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From ‘Poor Things’ to ‘Barbie,’ a Crybaby Year for Men in the Movies



“I am not understanding this complicated feeling,” Bella remarks dispassionately at one point, as Duncan snivels over her sleeping with another man. The line lands as a joke; Duncan’s weepy reaction is entirely uncomplicated. But Bella’s confusion also hits on something real. Duncan doesn’t own Bella, as much as he would like to, and he sees himself as the victim of that reality.

The comedy in “Fair Play,” directed by Chloe Domont, is cast in a darker tone, and centers not on concerns about sex, but career. Here, our petulant man is Luke (Alden Ehrenreich), a hedge fund analyst who, early in the movie, loses out on a promotion to his fiancée, Emily (Phoebe Dynevor). This means that Luke reports to Emily, while she wins coveted face time with the boss.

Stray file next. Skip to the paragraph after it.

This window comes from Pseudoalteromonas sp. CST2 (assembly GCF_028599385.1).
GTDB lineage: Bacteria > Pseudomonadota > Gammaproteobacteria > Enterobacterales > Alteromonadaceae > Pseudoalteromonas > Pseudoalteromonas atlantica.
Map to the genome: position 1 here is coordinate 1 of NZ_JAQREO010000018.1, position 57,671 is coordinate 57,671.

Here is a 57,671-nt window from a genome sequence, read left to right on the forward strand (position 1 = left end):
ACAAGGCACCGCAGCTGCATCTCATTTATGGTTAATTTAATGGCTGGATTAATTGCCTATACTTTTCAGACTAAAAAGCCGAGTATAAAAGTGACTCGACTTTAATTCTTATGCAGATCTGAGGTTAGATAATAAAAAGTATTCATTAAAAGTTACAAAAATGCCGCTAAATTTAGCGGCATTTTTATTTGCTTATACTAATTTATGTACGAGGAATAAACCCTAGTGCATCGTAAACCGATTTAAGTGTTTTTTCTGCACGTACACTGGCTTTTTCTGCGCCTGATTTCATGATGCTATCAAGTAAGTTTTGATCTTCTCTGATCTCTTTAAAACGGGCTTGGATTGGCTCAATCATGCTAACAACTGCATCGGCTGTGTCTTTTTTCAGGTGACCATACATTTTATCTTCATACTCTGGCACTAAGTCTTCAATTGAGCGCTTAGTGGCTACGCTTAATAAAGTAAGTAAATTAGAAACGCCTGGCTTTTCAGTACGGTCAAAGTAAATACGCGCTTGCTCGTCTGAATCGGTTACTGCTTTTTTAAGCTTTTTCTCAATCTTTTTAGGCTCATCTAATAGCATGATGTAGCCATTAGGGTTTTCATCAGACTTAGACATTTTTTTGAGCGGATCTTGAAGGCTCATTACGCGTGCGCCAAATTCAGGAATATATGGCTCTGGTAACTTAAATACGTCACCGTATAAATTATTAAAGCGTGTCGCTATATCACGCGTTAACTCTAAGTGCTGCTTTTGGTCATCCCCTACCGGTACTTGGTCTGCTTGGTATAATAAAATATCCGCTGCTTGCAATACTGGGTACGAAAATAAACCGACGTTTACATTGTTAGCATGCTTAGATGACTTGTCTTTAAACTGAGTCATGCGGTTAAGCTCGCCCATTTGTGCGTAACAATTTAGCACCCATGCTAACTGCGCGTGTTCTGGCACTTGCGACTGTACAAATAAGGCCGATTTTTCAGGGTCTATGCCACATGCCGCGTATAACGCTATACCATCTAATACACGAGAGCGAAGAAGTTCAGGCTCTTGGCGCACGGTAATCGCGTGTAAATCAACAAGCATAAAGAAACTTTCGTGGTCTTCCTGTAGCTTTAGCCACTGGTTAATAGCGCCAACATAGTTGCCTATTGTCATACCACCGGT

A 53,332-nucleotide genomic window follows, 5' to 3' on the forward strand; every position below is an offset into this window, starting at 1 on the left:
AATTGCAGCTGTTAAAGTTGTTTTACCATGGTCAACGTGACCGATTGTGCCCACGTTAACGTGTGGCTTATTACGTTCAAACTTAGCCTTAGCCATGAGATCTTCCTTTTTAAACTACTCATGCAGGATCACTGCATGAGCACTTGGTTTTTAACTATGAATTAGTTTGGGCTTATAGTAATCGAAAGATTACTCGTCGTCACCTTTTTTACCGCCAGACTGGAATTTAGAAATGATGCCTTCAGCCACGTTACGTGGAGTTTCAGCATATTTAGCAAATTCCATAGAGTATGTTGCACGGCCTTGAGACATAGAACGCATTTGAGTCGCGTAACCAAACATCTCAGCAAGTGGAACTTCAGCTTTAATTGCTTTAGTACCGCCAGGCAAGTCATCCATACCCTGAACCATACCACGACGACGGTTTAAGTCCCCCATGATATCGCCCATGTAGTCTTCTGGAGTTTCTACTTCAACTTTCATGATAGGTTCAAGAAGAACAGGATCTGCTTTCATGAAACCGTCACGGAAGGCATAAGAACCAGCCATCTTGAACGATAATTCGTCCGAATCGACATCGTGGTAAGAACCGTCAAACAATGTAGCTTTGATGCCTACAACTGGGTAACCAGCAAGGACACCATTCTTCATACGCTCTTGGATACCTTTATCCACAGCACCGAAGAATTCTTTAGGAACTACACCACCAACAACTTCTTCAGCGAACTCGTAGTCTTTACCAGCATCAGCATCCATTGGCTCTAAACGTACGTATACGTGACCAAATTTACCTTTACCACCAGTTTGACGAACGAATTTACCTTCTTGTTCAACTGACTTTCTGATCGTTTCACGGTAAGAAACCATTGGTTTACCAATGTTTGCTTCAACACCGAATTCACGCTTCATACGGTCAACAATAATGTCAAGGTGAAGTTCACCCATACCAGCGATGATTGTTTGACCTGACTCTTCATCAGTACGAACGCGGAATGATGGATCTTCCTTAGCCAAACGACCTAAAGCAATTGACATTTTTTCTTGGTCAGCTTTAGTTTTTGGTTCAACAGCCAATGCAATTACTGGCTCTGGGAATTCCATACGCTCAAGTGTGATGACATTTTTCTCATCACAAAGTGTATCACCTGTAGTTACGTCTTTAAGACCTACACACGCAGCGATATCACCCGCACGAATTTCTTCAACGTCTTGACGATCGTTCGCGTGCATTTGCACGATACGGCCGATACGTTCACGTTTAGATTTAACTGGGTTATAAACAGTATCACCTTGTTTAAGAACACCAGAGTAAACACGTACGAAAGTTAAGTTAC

To Luke, a silver-spoon-fed nepotism hire, nothing could be more intolerable. “I think I’m handling everything pretty well, given the circumstances,” he snarls at Emily before shrieking about how she “stole” his job.

Luke makes his thinking clear: He wanted the promotion, so it belonged to him. This delusion of entitlement is echoed, to an extent, in Justine Triet’s “Anatomy of a Fall,” a tremendous work of drama that follows a novelist, Sandra (Sandra Hüller), after the sudden death of her husband, Samuel (Samuel Thesis). Samuel was also a fiction writer, albeit a more stagnant one, and openly resented Sandra’s success.

In one crucial flashback, Samuel instigates a domestic scuffle with his wife. As the quarrel escalates, Samuel calls her selfish, chastises her for not learning his native language and accuses her of stealing his book premise. Finally, he prods, “I’ve given you too much — too much time, too many concessions. I want this time back and you owe it to me.”

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